Make tight strong and attractive joints the oldfashioned way without a drop of glue

there are some guidelines you can follow to get a strong joint. The size of the tenon, key, and key hole all play an important role. I like to make the keys first. But you need to size them for strength and looks.

sizing the key. When you think about it, there's a lot of pressure on a keyed mortise and tenon joint. Especially as the key is tapped into place. The goal is to make the key strong enough without looking too bulky. You want it to be proportional to your project's size.

For strength, I like to make the thickness of the key about one-third the width of the tenon. The drawing at left shows what I mean. And I think it looks better to have the small end of the key square-shaped, as shown at left.

tapering the key. There's another important factor in the design of the key — and that's the taper. If you put too much of a taper on the key, it'll have a tendency to fall out of the tenon. But if it doesn't taper enough, you won't be able to tighten the joint if it works loose. If you use a taper of about 1:6 (or 9°), it'll work out just about right.

Sometimes called "tusk" tenons, keyed mortise and tenons are the original knock-down joinery for furniture projects. A wedge-shaped "key" holds a tenon in place for sturdy construction (see photo above). What's nice is, as the seasons change, you can tighten up a loose joint with a small tap on the wedge. With another small tap, you can remove the key so that you can take the joint apart.

It's not difficult to make a keyed mortise and tenon joint. But there are a few tilings you should know to get great results.

careful uyout. if you look at the drawing below, you'll see that

Make tenon long enough to withstand pressure from the key

•~Thickness of key is about V} width of tenon

Hole for key is set back from face of mortise

Hole for key is set back from face of mortise

This length determines the strength of the joint

Now, you can move onto laying out the tenon for size. It's got to be strong enough to take the pressure the key places against it.

TENON LENGTH. One important dimension for the tenon is its length. If it's too short, you can split out the short grain on the tenon as you tap the wedge in place. But if it's too long, it can look out of proportion with the size of your project.

There's no hard and fast rule, but for strength, it works better to make the tenon longer. There needs to be enough "meat" on the end of the tenon to prevent splitting out (see drawing, opposite page).

The last piece of the puzzle is laying out the hole for the key.

sizing the hole, You want the key to pull the shoulders of the tenon tight against the back face of the mortised piece. To do this, you need to make sure the back of the key contacts the mortised work-piece instead of the back side of the hole for the key. That's why 1 like to offset the hole inside the mortise, as in Figures 1 and 2,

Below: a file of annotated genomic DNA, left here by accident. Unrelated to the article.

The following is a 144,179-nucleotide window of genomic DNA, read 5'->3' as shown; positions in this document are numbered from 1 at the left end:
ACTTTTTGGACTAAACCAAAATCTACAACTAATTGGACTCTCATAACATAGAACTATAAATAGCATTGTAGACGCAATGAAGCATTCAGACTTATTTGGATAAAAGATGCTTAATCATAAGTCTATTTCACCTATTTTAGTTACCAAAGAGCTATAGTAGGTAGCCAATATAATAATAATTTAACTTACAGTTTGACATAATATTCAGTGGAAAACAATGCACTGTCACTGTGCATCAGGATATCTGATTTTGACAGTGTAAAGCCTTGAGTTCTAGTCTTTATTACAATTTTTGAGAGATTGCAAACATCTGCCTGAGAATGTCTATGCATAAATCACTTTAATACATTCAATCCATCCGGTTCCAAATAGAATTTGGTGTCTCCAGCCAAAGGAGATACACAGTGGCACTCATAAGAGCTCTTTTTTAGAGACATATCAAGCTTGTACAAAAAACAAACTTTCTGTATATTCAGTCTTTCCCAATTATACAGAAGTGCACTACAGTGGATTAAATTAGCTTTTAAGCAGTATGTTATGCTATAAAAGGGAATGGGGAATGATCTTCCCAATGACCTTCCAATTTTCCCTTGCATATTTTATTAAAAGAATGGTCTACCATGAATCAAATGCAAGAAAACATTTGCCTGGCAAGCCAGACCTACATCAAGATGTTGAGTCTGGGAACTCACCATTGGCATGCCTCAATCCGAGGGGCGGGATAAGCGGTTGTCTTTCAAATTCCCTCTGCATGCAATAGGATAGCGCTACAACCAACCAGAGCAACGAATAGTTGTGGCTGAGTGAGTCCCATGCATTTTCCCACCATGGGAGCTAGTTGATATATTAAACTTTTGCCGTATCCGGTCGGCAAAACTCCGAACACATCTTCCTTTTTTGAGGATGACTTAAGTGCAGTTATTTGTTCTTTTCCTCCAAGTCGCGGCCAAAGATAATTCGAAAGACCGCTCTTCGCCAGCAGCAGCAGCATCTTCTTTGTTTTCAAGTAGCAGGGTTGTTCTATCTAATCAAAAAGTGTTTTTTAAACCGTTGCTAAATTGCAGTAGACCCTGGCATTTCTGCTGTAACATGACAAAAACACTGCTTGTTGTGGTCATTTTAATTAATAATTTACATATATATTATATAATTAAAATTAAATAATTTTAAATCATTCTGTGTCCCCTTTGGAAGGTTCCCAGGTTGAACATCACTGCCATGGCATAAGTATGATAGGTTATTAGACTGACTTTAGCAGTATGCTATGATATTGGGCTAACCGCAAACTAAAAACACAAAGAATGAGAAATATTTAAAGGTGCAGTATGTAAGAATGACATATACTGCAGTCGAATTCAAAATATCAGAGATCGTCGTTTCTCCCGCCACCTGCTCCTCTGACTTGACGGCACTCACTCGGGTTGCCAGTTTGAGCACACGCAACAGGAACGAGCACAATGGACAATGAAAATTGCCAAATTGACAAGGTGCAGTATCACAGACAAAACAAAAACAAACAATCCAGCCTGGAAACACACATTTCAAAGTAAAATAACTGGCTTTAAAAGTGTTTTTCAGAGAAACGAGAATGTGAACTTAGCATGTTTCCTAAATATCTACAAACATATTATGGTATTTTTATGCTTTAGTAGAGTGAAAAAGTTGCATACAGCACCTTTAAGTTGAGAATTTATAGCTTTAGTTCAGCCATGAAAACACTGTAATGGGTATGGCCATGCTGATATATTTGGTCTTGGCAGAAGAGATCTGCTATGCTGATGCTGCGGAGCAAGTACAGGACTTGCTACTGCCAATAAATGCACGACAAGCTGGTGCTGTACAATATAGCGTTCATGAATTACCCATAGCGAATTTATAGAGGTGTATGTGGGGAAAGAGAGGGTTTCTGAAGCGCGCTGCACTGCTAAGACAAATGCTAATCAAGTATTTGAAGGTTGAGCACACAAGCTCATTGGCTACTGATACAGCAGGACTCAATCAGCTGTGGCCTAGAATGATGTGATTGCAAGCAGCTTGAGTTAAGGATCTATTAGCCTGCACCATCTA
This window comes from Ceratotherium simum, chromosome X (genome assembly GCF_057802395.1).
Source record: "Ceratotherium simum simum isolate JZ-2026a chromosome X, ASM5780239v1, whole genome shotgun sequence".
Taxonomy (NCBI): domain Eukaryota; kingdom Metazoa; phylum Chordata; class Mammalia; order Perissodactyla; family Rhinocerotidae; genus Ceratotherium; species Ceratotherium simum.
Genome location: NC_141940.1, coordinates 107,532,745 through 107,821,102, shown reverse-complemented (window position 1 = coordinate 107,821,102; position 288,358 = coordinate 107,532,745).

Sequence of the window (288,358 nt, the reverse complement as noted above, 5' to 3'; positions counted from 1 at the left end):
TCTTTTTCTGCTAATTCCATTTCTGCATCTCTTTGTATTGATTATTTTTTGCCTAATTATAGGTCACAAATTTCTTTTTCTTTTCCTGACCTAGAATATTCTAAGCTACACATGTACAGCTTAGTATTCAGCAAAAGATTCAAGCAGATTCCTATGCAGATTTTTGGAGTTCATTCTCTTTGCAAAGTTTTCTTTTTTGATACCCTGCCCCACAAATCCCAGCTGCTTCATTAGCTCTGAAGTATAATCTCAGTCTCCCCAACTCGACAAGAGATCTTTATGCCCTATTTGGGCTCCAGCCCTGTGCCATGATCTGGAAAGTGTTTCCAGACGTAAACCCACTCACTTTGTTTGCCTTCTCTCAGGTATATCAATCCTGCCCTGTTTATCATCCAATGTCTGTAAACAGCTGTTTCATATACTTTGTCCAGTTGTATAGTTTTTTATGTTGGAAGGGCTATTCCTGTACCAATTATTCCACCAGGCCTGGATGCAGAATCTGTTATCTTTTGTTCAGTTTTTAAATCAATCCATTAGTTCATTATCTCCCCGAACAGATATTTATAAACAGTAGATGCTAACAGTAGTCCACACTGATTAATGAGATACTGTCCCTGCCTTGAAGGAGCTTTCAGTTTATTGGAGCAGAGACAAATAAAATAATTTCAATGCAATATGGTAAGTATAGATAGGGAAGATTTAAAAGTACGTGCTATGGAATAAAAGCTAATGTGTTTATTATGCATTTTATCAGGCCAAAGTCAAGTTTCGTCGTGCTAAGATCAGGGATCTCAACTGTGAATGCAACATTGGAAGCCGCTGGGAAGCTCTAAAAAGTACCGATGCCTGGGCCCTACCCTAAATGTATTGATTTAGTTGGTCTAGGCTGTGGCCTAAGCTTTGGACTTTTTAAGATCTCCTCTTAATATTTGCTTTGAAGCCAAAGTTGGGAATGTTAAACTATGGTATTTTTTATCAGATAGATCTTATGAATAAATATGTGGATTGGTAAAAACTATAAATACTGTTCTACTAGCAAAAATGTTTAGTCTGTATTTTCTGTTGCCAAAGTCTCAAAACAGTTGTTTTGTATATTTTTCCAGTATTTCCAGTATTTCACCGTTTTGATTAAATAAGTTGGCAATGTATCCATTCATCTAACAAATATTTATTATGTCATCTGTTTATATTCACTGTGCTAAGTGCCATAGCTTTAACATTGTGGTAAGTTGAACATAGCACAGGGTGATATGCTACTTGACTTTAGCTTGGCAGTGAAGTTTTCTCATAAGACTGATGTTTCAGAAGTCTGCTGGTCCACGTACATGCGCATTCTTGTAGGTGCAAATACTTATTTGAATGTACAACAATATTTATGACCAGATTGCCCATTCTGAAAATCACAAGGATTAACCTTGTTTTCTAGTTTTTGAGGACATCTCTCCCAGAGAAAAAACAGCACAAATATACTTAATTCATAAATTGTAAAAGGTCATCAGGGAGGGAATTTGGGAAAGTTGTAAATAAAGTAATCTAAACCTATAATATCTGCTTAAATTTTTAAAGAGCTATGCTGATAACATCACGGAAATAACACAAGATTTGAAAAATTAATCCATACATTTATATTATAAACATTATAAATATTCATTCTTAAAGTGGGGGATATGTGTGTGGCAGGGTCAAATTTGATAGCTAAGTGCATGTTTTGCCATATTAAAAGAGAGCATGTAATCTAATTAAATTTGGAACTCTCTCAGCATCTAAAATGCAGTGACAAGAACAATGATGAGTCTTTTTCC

Next, I'll lay out the width and length of the hole and drill out the waste with a brad point bit. I try to drill to the "back" side, or "shoulder" side of the hole as shown in Figure 3 on the right.

The next thing to do is to pare three sides of the hole square (Figure 4). Finally, the side of the hole at the end of the tenon needs to be

/ Make a line offset toward the >>_ fen on shoulder

Original mark

Mark the tenon - cheek at the mortise

Lay out hole for key ,

NOTE: Use ^ backing board

NOTE: Use backing board

I ; Remote waste

II 1 in thin slices, checking 1 ■ t/ie fit of the key

SIDE SECTION VIEW

Pare the —y ™ bevel side at a taper to match the key <9°)

Backing board in the hole. If it's too tight, you can sand a little off the straight, or back, edge until you get a good fit. I like to fit the key so that it's centered on the tenon yet still draws the joint tight. Then all it takes is a gentle tap to lock the joint in place. ESS

angled to match the taper of the key {Figure 5). 1 start with light paring cuts and check the taper often, using one of the keys as a gauge.

put it together. Now that you've got all the pieces, you can assemble the joint and test the fit of the key

Leave waste to sand for - final fitting

Tilt saw blade 9'

Leave layout fine

Sandpaper on flat surface

Fitting. To adjust for a tight-fitting key, sand the back side until you get a good fit.

Shaping. Final shaping is done using the band saw and sanding smooth.

Wood smith

The Taper. Tilt the blade on your table saw to 9° to cut the tapered keys. By flipping the workpiece, you can cut several of them.

www.Woodsmith .com

a Loft Bed. This space-saving bed has a built-in desktop with handy organizers. And the rugged, bolt-together construction will stand up to years of use. Best of all, you'll find that building it won't take lots of time. Check out the step-by-step instructions starting on page 24.

A Dressing Minor. There's a lotto like about this stylish mirror frame. For example, you'll learn how to dress up a basic mortise-and-tenon frame with decorative overlays. Tak a look at the easy-to-follow instructions on page 34. ^Jk looking inside

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